Krav Maga

KRAV MAGA (Israel)

The techniques of Krav Maga were formed by Imi Lichtenfeld, an outstanding wrestler and boxer who modified his techniques for practical street fighting in order to lead a group of athletes who defended Jews against fascist thugs in Slovakia in the 1930's.

Lichtenfeld eventually wound up as the Chief Instructor for physical fitness and hand-to-hand combat for the Israel Defence Force where he taught his style of martial art- still taught to this day in the IDF as well as by the Israeli security forces and Israeli police (and a number of U.S. law enforcement agencies, including the FBI).

Krav Maga is designed to be nothing but a practical means of street defence, one of the central concepts being that techniques should flow from a person's instinctual reactions, rather than teaching the student to control their natural reactions as most martial arts do, and thus is learned more quickly than other martial arts.

Also of note is that Krav Maga techniques are often learned from a position of disadvantage (lying down, limited ability to move) so that the student knows how to get out of a bad situation.

Similarly, Krav Maga teaches the student how to use the techniques even under mental duress- such as in minimal light, surprised, or when under stress- because such distractions are often present in violent confrontations.

Students are also taught defence against clubs, knives, and guns.


PANKRATION (Greece)

A combination of wrestling and boxing already practised as sports by the ancient Greeks, Pankration was added to the Olympic Games in 648 B.C. In order to force their opponents to concede defeat, the Pankration artist uses punches, kicks, grabs, throws, joint-locks, and chokes. Ground fighting is a large part of training.

Because of its early date, Pankration is considered by some authorities to be the first true martial art. Also, because Alexander the Great's armies carried the sport with them across the Alps into Asia, and because of the similarities of basic techniques, a number of authorities are of the opinion that the Asian martial arts were based on Pankration, though no other evidence exists to support this.

Similar Styles: Mu Tau - a modern version of Pankration.

PENTJAK-SILAT (Indonesia)

Pentjak-Silat's history dates back to the seventh century, but it became more highly refined in the 1940's when it gained popularity as part of the increasing hostility against the Dutch colonists.

Its open handed techniques are based around the many weapons that practitioners become skilled in. When fighting without a weapon, all parts of the body are used to strike. Also, students are taught how to defend against an armed enemy when they are unarmed.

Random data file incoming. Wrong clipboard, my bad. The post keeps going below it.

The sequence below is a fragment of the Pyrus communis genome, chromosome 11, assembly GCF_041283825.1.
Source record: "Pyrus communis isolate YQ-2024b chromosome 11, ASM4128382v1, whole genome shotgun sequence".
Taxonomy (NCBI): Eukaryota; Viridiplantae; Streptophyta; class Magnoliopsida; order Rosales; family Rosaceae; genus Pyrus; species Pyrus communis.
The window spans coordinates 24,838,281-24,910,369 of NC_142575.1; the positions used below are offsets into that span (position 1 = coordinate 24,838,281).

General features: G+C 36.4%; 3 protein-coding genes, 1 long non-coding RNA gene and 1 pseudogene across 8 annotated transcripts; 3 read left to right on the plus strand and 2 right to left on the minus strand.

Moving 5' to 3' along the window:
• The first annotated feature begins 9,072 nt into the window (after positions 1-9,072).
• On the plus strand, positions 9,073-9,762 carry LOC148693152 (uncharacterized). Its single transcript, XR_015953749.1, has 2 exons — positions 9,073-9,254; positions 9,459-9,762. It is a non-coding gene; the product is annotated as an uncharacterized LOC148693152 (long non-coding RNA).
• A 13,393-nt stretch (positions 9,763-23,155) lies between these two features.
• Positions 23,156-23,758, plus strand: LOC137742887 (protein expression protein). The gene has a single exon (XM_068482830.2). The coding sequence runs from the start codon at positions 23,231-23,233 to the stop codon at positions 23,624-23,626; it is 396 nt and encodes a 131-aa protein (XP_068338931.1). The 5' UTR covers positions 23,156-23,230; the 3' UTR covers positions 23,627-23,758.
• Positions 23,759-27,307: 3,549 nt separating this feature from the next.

Pentjak-Silat's attack dodging techniques are based on skilled, graceful footwork, and thus the art is often mistaken for a style of dance. However, a person witnessing a Pentjak-silat practitioner in a fight would never make that mistake.

Students learn to calmly avoid attack and then, when the time is right, explode into a rapid-fire combination of punches and kicks.

Similar Styles: Bersilat - Malaysian style which is thought to have been derived from Pentjak Silat. Emphasises leg techniques.

SAVATE (France)

Though Savate's origins are the subject of some debate, it is believed that 17th century French sailors picked up a little of the East Asian martial arts during their visits to Burma, Thailand, and China because around this time the fist fights in the usual sailor bars in France turned into kicking fights which exhibited distinct martial art characteristics.

During the 19th century Savate was systematised and made into a sport, complete with boxing gloves. Modern Savate incorporates the best professional boxing techniques and focuses on multiple kicks delivered in quick succession. It is also taught as a means of self defence in which bare-knuckle punching is taught along with its usual techniques.

Similar Styles:

Boxe Francais - A sport derived from Savate.

KICK BOXING (American)

Though most experts do not consider American Kickboxing to be a martial art in the strict meaning of the expression, few doubt its effectiveness as a style of combat.

American Kickboxing was developed to be a sport, with competitors wearing gloves and foot pads and delivering blows full-force with the intention of knocking out their competitor (in contrast to many martial arts competitions which are semi- or no contact and the winner is decided on points).

Since only hand and foot techniques are allowed, American Kickboxing may be the most basic systematised fighting style other than traditional (hands-only) boxing. However, the reason it is so simple is that it utilises only the most practical attacking and defending strategies and trains the fighter to become extremely skilled at them.

Similar Styles: Boxing - Teaches how to punch with power and how to dodge a punch better than any other style. However, boxing is a sport and assumes that there will be no strikes lower than the belt, no kicks, elbows, or knees, and no grappling.